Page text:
The author of Venus Envy takes you on a riotous ride back to one woman's future...
In a delightful contemporary farce with a riotous twist, Rita Mae Brown welcomes you to Virginia's horse country, where a fox hunt is about to lead a 1990s woman, Cig Blackwood, into a 1690s adventure of the heart. Infidelity, single motherhood, family betrayal, and the thrill of the hunt (in many varieties) are hilariously and poignantly played out in this captivating novel of time travel and self-discovery.
As a fantastic plot device, time travel doesn't compare in originality to narration by a cat, but Brown's new novel, in which a modern-day Virginian is transported back to 1699, proves every bit as giddily enjoyable as her series of Mrs. Murphy mysteries told by feline extraordinaire Sneaky Pie Brown. Pryor "Cig" Blackwood is a middle-aged widow who plays her many roles in life-mother, realtor, horse-farm proprietor and master of the local foxhunt-with simple aplomb and wit. Life hasn't been too much fun, however, since Cig's husband died a year ago-and it gets a lot grimmer when, during a foxhunt, Cig learns that he died naked in her sister's bed. Moments after that revelation, however, she's flung back into Colonial Virginia. There, she's accepted as the twin sister, newly arrived from England, of one of her ancestors, and learns much about the meaning of community and family. She also attracts two dynamic men, one of whom she beds, who fight each another for her affections. Then Cig is thrown back into the present, where she uses her newfound wisdom to reintegrate her life. With its feisty heroine, vivid period detail and well-turned plot twists, this novel is charming enough to make even the cranky Sneaky Pie purr with delight.
Copyright 1996 Reed Business Information, Inc.
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April 29, 1997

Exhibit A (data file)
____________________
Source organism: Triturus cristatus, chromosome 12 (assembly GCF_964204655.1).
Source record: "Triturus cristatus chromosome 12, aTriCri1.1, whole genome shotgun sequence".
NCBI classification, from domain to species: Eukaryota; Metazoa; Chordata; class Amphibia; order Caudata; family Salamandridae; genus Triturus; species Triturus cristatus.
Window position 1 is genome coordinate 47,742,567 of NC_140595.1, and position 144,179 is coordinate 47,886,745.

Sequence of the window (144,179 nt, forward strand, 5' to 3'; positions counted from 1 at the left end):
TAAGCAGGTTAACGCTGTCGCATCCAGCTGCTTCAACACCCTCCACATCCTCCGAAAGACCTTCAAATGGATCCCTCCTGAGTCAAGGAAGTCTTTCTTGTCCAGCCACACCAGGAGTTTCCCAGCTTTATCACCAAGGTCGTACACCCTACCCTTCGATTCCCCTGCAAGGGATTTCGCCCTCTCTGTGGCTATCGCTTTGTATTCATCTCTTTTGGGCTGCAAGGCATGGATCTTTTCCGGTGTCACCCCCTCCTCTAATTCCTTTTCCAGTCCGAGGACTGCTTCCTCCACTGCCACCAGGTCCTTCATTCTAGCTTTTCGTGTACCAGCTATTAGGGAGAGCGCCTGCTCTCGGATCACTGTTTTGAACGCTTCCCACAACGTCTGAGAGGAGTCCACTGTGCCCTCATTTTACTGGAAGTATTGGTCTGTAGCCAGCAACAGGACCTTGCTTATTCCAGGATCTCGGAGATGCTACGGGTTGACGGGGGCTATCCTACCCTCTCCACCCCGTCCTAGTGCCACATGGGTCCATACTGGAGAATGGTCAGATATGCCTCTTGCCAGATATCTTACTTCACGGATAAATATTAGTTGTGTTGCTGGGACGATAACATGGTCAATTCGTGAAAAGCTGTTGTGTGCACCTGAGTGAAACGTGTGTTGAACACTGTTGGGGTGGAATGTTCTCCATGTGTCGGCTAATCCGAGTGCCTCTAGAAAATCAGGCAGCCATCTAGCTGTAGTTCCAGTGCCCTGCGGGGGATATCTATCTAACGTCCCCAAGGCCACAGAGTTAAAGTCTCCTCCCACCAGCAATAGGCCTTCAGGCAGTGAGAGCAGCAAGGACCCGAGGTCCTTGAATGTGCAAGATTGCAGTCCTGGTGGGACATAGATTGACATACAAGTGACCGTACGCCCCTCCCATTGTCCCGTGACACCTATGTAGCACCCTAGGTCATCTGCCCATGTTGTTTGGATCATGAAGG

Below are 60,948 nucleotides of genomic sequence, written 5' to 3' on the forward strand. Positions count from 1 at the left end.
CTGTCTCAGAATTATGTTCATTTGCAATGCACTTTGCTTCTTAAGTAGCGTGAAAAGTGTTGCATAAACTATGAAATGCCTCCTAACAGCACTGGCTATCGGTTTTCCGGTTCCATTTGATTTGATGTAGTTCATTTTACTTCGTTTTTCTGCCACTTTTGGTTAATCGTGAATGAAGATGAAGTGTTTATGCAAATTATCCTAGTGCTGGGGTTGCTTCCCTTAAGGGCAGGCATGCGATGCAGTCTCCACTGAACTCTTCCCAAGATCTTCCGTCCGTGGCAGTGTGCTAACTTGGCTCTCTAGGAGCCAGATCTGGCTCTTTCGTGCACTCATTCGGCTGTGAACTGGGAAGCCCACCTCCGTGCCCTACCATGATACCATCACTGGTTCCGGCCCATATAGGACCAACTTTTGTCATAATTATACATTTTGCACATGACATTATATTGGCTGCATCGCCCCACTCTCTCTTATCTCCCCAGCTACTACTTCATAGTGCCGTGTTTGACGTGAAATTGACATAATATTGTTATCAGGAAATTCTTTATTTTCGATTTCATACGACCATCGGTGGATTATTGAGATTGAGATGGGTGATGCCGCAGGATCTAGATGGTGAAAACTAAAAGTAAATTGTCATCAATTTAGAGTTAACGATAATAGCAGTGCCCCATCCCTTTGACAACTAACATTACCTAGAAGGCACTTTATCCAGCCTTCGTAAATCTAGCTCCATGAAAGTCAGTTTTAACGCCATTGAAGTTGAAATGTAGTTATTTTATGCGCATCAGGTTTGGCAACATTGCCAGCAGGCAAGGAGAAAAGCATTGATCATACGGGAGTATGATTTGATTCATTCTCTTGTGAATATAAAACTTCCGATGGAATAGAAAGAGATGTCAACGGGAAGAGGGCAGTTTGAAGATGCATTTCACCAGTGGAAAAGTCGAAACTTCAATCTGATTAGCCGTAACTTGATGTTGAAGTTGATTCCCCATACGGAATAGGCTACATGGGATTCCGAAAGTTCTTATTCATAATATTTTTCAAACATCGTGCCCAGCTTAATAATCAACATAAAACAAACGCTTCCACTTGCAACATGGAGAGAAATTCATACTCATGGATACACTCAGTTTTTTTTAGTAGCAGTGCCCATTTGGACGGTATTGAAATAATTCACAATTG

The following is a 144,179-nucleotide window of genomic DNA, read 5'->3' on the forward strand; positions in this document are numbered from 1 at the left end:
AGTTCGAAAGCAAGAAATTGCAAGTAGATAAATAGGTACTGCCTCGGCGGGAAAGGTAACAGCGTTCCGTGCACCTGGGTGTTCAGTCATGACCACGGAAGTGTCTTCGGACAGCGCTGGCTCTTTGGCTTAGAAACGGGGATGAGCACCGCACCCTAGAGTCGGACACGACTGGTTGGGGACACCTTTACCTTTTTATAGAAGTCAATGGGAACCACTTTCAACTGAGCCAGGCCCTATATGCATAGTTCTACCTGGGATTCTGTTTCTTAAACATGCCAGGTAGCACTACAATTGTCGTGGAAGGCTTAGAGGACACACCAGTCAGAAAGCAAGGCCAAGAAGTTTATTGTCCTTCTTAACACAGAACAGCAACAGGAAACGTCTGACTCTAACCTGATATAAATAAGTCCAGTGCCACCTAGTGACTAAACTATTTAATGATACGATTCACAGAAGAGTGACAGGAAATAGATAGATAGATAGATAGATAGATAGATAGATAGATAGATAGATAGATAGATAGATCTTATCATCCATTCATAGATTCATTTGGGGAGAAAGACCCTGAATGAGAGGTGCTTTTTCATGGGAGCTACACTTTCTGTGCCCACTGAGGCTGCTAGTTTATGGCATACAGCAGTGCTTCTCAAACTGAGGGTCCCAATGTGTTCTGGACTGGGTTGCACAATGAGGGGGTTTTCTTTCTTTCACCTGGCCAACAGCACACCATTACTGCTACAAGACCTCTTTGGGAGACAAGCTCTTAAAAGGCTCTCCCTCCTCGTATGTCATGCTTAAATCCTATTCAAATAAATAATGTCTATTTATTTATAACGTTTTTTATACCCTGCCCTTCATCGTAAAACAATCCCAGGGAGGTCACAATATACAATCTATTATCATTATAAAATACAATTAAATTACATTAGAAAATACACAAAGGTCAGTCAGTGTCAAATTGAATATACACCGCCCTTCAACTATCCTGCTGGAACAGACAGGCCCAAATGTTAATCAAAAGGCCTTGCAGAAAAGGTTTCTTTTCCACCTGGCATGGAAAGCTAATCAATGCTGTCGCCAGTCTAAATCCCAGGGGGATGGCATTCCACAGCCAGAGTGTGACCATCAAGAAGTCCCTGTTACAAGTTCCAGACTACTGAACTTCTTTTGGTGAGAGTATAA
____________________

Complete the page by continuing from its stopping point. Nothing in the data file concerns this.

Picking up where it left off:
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Excerpt from Riding Shotgun by Rita Mae Brown
A warm flickering light filled Cig's eyes when she opened them. A heavy quilt covered her, and her boots had been pulled off. Burning cherry wood filled the room with a warm fragrance. "Here." The pretty woman whom she had surprised in the summer kitchen helped her sit up and handed her hot cider. "Thank you." A few gulps reminded her that she hadn't eaten in hours. "I'm sorry to trouble you." "Don't you recognize me?" The green eyes beckoned. "No." Cig closed her eyes for a second. "Your voice sounds familiar." "A hot meal will enliven your wits." The young woman had a small pot warming in the fireplace. She ladled out some porridge into a smooth wooden bowl and cut off a large slice of moist cornbread, placing a big square of fresh home-churned butter next to it. Cig stood up. Her knees shook and buckled under her. "Pryor!" The woman quickly put her hands under Cig's armpits and with surprising strength hauled her to her feet. "Here, let me help you to the table." Alarm registered on her even features. Cig felt like an overlarge toddler as she was assisted to a small, beautifully crafted table. She sank into a graceful, simple chair. "Thank you." The woman smiled, buttered the slice of cornbread. With trembling hands Cig managed to get the food into her mouth. She felt better. "This is the most delicious cornbread and butter I've ever tasted." "Should be. It's your mother's recipe." "My mother's been dead for years." Cig blinked. "See there, you remember your mother. A fine woman she was. You and Tom strongly take after her." Cig ate, needing the sustenance to settle her nerves as much as her body. "Hunger is the best spice." The woman brought her more food. Cig wobbled up. "My horse." The woman gently pushed her back into the finely made wooden chair. "He's in the stable getting acquainted with Helen, Castor, and Pollux. They have much to discuss." "Thank you." Cig, relieved, reached for the bowl of porridge. "Once you're yourself again you'll have to tell us where you bought such a handsome animal. That's the finest horse in Virginia, better than Governor Nicholson's or Daniel Boothrod's horses. And you know what popinjays they are." Cig didn't recognize the governor's name. She let it pass. "I bred him myself." "Ah--the Deyhle gift with horses. Tom is hoping to breed someday but there's so much to do, and we're shorthanded. Times are changing so, Pryor. Your father brought over two indentured servants and their term soon expires. Slaves are exorbitantly expensive and Tom says they're still heathens." Cig blinked then chose to ignore what seemed like rant. "I apologize for the trouble I've caused you. I don't know what happened to me. I feel fine--honestly. I can sleep in the stable with Full Throttle. Wouldn't be the first time." She looked out the windows at the night, her smile revealing her dazzling teeth. &am